By Kristi Eaton
Tuesday, February 1, 2011
When women suffering anorexia stop having their menstrual periods many think they no longer have to worry about birth control. But the recent discovery of a higher rate of unplanned pregnancies among women with the disorder turns that thinking on its head.
–As a child with anorexia, I was too young to worry about losing my period.
But many of the older girls and women in my treatment center believed the loss of a regular period was a perk to the potentially deadly illness. With the loss of the menstrual period, called amenorrhea, there was less hassle to deal with each month and less worry about getting pregnant. Many of the women, in fact, believed they could not have children even if they tried, thinking the anorexia had made them infertile.
A study late last year from a leading eating disorders researcher shows the repercussions of such misperceptions for women with anorexia.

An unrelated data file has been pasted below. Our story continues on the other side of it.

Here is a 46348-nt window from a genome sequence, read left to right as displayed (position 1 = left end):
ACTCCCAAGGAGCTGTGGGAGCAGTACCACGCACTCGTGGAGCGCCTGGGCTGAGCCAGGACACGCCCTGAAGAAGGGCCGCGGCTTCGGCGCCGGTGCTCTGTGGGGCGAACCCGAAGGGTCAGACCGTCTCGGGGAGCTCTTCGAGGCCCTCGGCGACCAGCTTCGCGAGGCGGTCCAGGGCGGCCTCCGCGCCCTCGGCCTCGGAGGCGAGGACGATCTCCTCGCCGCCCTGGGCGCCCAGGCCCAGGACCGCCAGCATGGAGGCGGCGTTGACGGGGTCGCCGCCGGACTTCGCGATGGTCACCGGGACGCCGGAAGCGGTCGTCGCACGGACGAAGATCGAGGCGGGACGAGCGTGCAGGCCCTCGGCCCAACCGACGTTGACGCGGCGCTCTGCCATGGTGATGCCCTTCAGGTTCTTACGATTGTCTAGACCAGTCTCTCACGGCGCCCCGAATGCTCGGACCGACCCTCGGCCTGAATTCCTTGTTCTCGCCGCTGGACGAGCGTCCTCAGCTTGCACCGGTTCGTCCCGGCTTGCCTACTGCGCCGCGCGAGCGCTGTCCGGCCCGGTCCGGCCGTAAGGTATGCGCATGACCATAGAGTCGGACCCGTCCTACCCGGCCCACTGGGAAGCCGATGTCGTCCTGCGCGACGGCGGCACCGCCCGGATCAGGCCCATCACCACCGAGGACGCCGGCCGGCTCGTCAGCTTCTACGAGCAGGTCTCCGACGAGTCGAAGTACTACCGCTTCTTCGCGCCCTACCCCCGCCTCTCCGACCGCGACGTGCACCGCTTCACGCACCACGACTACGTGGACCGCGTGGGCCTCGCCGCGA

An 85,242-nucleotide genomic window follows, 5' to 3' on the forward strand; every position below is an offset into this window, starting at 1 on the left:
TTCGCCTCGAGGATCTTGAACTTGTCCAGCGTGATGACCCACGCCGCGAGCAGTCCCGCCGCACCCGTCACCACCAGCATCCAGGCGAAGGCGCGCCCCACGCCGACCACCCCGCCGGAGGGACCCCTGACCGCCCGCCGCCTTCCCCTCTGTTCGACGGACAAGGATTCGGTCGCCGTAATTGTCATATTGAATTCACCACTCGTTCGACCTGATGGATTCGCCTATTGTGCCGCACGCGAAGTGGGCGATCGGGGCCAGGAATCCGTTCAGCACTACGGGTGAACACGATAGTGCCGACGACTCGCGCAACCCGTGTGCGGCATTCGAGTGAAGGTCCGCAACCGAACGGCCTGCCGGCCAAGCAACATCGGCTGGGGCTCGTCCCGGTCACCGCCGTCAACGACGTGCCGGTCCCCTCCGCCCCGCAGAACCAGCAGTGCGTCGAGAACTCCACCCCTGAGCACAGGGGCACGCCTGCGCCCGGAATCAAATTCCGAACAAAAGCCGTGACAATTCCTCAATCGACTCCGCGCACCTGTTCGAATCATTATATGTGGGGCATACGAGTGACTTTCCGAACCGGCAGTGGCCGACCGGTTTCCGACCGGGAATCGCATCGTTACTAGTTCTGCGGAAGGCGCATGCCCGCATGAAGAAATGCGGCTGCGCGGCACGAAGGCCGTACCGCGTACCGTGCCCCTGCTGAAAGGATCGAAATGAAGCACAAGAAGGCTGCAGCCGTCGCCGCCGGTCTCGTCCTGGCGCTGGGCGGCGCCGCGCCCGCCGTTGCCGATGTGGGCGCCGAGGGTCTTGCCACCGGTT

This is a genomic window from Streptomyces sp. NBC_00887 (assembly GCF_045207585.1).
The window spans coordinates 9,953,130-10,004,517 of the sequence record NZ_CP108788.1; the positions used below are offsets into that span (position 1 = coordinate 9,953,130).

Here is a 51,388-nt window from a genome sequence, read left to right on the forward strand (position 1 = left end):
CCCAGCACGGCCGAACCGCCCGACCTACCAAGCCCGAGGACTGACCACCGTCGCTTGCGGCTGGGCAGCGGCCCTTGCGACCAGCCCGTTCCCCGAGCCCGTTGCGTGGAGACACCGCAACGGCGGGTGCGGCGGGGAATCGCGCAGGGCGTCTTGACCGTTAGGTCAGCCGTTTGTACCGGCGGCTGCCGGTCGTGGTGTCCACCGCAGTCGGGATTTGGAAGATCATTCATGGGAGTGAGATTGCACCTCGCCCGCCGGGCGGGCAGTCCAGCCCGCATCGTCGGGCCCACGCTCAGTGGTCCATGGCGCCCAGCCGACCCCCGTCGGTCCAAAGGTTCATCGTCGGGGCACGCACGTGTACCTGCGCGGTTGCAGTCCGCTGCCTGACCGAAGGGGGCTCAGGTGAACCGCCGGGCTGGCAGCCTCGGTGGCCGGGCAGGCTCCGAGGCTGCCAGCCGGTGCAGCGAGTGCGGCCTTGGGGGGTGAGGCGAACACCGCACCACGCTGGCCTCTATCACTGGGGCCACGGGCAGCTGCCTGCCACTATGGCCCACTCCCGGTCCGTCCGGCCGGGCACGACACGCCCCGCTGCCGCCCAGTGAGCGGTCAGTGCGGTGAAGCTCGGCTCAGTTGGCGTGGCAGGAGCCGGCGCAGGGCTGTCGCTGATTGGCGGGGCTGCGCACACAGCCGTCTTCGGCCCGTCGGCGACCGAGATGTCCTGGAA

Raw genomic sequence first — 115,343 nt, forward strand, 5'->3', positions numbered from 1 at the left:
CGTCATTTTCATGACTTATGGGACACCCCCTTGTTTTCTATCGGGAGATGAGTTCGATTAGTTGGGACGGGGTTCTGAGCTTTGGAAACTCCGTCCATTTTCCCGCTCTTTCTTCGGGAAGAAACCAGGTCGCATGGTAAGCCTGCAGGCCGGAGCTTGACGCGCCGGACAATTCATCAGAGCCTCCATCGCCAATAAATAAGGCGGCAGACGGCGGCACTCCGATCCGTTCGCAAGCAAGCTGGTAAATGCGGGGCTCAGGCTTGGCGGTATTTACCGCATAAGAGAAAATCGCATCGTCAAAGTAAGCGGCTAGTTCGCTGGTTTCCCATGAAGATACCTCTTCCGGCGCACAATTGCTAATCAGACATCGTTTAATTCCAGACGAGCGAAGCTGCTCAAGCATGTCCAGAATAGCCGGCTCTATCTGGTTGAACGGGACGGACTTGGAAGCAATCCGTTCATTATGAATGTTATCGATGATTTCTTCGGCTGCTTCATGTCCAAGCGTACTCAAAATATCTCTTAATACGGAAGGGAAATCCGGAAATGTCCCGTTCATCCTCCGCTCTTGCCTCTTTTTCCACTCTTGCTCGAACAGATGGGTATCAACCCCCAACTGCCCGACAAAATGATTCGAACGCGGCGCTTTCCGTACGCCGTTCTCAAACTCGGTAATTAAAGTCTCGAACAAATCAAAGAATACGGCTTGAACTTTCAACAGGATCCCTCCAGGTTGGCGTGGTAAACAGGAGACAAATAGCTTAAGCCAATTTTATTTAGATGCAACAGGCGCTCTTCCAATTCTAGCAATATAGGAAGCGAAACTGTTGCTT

Published in the November 2010 issue of Obstetrics and Gynecology, the study indicated that women with anorexia are more likely to have unplanned pregnancies and induced abortions compared to women who don’t have the disorder.
Many women falsely assume that if they are not menstruating or if they are menstruating irregularly that they are unable to conceive, said Cynthia M. Bulik, the study’s lead author and director of the University of North Carolina at Chapel Hill’s Eating Disorders Program.
“There are also a lot of myths out there that people with anorexia nervosa are infertile. This is not the case,” she said. “Of course anorexia nervosa does lead to infertility in some cases, but many women continue to ovulate even in the absence of menstruation.”
Characterized by extreme weight loss because of excessive dieting or exercise, a distorted body image and an intense fear of gaining weight, anorexia affects as many as 10 million women and 1 million men in the United States, according to the Seattle-based National Eating Disorders Association.